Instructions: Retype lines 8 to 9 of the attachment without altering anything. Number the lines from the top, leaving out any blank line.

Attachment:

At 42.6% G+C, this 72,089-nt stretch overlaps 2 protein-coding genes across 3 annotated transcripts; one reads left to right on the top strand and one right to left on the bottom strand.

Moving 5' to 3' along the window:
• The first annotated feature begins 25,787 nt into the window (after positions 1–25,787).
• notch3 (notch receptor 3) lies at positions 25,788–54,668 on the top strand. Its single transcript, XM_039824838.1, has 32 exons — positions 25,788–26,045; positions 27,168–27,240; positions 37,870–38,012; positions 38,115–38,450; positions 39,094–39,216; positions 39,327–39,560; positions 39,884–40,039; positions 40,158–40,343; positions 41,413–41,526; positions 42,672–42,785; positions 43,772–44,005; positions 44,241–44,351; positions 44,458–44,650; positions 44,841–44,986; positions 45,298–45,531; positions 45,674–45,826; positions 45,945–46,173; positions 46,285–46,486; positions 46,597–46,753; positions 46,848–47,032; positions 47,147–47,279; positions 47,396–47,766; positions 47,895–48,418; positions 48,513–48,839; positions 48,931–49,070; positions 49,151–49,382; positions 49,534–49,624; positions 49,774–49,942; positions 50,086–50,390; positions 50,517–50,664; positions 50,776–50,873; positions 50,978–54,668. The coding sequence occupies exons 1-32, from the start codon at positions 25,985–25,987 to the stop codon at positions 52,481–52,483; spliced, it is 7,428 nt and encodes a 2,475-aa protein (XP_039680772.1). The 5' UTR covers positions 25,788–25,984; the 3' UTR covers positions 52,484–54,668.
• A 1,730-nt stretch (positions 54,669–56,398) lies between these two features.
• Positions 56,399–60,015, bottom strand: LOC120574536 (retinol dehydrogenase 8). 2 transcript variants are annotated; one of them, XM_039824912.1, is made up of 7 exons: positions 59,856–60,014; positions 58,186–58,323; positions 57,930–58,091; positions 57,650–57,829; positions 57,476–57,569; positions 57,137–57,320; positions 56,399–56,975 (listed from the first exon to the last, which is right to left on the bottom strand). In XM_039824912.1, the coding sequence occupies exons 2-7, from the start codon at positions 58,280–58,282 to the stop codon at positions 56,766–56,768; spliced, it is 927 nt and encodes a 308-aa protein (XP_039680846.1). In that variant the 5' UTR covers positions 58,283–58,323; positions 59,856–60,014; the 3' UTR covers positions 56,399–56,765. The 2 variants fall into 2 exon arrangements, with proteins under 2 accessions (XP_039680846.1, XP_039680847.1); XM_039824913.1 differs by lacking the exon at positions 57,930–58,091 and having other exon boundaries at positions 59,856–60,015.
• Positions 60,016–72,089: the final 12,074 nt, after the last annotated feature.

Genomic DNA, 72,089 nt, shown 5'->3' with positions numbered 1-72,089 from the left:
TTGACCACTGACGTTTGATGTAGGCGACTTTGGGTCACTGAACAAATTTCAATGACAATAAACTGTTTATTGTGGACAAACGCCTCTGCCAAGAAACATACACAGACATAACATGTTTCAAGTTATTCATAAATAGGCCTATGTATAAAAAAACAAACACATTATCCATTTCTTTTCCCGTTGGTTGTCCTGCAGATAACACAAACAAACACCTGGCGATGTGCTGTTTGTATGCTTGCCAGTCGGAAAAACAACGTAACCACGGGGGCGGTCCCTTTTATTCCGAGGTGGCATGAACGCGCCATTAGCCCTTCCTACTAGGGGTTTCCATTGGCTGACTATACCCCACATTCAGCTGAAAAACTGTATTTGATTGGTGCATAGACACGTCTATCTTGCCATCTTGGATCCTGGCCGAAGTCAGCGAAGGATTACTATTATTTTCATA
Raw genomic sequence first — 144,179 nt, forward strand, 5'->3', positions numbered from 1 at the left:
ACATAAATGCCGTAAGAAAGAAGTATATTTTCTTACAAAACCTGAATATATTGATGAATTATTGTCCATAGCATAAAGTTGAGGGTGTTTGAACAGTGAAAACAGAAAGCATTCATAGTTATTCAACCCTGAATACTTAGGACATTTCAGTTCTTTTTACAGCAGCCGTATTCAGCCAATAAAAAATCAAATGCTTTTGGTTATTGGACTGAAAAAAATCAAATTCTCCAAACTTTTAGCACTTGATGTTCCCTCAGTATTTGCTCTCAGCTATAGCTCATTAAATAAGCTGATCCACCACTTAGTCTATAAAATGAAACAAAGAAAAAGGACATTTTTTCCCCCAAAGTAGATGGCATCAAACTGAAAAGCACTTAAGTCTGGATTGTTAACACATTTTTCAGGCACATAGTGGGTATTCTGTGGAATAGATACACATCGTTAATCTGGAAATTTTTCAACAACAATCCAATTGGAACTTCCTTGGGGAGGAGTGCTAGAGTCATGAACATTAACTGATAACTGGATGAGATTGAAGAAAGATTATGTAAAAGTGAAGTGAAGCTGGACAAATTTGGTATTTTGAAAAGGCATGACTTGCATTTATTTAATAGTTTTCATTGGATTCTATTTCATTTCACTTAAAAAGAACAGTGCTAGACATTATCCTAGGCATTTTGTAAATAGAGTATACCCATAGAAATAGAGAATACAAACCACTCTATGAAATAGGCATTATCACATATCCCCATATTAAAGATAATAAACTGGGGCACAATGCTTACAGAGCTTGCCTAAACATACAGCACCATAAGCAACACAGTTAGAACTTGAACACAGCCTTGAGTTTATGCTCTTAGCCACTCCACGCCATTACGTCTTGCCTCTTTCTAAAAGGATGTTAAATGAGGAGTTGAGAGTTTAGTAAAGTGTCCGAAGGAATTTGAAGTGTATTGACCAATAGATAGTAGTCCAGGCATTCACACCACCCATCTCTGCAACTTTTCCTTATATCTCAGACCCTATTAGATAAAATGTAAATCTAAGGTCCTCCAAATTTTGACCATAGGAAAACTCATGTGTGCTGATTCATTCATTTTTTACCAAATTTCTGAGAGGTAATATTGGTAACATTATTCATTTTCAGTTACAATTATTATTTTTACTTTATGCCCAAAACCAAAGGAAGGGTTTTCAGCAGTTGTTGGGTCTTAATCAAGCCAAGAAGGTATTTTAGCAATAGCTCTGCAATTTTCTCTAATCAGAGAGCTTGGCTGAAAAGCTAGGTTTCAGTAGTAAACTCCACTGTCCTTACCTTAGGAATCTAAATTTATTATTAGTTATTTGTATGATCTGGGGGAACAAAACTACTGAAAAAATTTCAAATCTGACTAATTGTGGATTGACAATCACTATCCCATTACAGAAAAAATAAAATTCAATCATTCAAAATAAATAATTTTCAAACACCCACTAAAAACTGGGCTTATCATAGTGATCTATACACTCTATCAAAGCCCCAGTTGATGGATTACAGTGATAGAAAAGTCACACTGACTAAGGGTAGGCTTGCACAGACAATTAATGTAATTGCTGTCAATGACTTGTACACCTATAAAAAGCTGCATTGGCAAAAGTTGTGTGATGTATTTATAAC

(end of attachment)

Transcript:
Genomic DNA, 72,089 nt, shown 5'->3' with positions numbered 1-72,089 from the left:
TTGACCACTGACGTTTGATGTAGGCGACTTTGGGTCACTGAACAAATTTCAATGACAATAAACTGTTTATTGTGGACAAACGCCTCTGCCAAGAAACATACACAGACATAACATGTTTCAAGTTATTCATAAATAGGCCTATGTATAAAAAAACAAACACATTATCCATTTCTTTTCCCGTTGGTTGTCCTGCAGATAACACAAACAAACACCTGGCGATGTGCTGTTTGTATGCTTGCCAGTCGGAAAAACAACGTAACCACGGGGGCGGTCCCTTTTATTCCGAGGTGGCATGAACGCGCCATTAGCCCTTCCTACTAGGGGTTTCCATTGGCTGACTATACCCCACATTCAGCTGAAAAACTGTATTTGATTGGTGCATAGACACGTCTATCTTGCCATCTTGGATCCTGGCCGAAGTCAGCGAAGGATTACTATTATTTTCATA